It was the grim reality of the imperialist period that forced the philosophical “third way” on bourgeois thinking: for only in becalmed, untroubled times can men hold themselves to be thorough-going idealists. When some students broke Fichte’s windows over a college quarrel Goethe said, smiling: “This is a very disagreeable way to take cognizance of the reality of the external world.” The imperialist epoch gave us such window-breaking on a world-wide scale. Downright philosophical idealism gently faded out. Apart from some minor professorial philosophers, anyone who declares himself an idealist today feels hopeless about applying his philosophy to reality (Valery, Benda, etc.).

The abandonment of the old downright idealism had been anticipated even in the middle of the last century by petty-bourgeois asceticism. Ever since Nietzsche, the body (Leib) has played a leading role in bourgeois philosophy. The new philosophy needs formulas which recognize the primary reality of the body and the joys and dangers of bodily existence, without, however, making any concessions to materialism. For at the same time materialism was becoming the worldview of the revolutionary proletariat. That made a position such as Gassendi and Hobbes look impossible for bourgeois thinkers. Although the method of idealism had been discredited by the realities of the time, its conclusions were held indispensable. This explains the need for the “third way” in the bourgeois world of the imperialist period.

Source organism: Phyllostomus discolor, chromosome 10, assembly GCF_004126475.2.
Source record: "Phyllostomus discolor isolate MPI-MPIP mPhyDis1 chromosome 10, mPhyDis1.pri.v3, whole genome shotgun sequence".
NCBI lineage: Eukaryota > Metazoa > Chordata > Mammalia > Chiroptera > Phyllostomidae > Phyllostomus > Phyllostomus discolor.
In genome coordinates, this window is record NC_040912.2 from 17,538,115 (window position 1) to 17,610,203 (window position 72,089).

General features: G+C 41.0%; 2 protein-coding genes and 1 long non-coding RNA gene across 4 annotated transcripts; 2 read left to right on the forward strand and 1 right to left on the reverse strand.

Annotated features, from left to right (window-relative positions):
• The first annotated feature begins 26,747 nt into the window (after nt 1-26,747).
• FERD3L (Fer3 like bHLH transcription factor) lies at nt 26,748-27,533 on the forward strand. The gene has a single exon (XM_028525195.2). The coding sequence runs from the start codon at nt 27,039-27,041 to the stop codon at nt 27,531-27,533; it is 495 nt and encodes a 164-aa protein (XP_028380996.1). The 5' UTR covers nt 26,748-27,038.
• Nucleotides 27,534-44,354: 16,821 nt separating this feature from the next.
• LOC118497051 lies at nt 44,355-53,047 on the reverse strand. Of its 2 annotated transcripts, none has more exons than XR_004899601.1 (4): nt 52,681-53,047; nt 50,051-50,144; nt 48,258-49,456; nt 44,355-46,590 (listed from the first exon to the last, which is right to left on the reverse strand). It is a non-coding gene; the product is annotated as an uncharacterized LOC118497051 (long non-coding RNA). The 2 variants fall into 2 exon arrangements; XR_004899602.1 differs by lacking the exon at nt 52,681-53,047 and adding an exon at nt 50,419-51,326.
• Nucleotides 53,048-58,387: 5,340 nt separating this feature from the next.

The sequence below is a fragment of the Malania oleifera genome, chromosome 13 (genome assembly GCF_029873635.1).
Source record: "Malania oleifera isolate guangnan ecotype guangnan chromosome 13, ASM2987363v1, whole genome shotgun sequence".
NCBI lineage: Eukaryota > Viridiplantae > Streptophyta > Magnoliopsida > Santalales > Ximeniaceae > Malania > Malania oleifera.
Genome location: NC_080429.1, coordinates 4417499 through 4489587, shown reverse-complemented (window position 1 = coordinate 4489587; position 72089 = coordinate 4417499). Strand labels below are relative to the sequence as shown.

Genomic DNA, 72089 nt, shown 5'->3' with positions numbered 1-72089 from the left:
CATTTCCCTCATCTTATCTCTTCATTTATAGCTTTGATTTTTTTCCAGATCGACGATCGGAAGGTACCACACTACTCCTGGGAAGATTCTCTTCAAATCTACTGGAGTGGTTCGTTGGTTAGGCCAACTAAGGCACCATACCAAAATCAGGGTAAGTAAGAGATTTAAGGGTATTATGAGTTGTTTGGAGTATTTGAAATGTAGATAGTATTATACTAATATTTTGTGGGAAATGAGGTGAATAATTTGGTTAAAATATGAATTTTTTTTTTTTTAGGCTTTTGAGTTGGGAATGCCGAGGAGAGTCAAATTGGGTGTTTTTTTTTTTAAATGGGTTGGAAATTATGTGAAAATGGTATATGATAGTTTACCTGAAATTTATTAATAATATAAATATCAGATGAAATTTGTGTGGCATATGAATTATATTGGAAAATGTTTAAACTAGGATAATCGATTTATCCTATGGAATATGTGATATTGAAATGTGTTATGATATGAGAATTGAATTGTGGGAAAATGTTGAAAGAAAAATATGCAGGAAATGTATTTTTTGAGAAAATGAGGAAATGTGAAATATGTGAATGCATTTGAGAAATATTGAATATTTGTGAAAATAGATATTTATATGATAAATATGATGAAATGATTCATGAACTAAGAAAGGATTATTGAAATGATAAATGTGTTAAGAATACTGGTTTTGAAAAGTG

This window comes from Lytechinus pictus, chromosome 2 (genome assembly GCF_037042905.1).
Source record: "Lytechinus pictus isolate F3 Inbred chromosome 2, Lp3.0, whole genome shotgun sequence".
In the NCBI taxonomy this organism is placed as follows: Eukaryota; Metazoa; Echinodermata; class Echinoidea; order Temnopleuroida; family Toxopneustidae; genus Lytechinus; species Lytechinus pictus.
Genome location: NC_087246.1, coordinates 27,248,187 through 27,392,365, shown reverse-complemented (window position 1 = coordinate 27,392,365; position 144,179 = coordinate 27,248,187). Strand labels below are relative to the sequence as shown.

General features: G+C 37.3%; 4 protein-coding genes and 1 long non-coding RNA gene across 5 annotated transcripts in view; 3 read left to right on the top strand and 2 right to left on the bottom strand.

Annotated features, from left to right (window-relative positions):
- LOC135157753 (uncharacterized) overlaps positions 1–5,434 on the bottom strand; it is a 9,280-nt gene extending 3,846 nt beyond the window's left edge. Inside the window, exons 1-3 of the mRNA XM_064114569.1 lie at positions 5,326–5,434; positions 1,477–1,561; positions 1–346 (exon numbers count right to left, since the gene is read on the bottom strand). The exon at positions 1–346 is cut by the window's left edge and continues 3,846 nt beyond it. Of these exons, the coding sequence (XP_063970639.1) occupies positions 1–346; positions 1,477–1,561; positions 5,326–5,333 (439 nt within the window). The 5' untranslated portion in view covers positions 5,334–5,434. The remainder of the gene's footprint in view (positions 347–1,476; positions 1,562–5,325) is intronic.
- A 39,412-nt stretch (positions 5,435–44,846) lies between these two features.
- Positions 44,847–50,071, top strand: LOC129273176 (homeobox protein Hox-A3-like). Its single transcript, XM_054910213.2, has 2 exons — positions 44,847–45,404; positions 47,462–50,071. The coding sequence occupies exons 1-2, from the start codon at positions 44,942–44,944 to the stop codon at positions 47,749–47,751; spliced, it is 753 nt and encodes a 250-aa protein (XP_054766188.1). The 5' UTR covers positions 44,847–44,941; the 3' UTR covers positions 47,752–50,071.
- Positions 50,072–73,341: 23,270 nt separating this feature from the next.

The phenomenological method, especially after Husserl, believes it has discovered a way of knowing which exhibits the essence of objective reality without going beyond the human or even the individual consciousness. The intuition of essence is a sort of intuitive introspection, but is not psychologically oriented. It inquires rather what sort of objects the thought process posits, and what kind of intentional acts are involved. It was still relatively easy for Husserl to operate with these concepts, because he was concerned exclusively with questions of pure logic, i.e., pure acts and objects of thought. The question became more complex as Scheler took up problems of ethics and sociology, and Heidegger and Sartre broached the ultimate questions of philosophy. The need of the times which drove them in this direction was so compelling that it silenced all gnosiological doubts as to whether the method was adequate to objective reality.

Even when the phenomenologists dealt with crucial questions of social actuality, they put off the theory of knowledge and asserted that the phenomenological method suspends or “brackets” the question whether the intentional objects are real. The method was thus freed from any knowledge of reality. Once during the First World War Scheler visited me in Heidelberg, and we had an informing conversation on this subject. Scheler maintained that phenomenology was a universal method which could have anything for its intentional object. For example, he explained, phenomenological researches could be made about the devil; only the question of the devil’s reality would first have to be “bracketed.” “Certainly,” I answered. “and when when you are finished with the phenomenological picture of the devil, you open the brackets – and the devil in person is standing before you.” Scheler laughed, shrugged his shoulders, and made no reply. ...

Existentialism by Georg Lukács 1949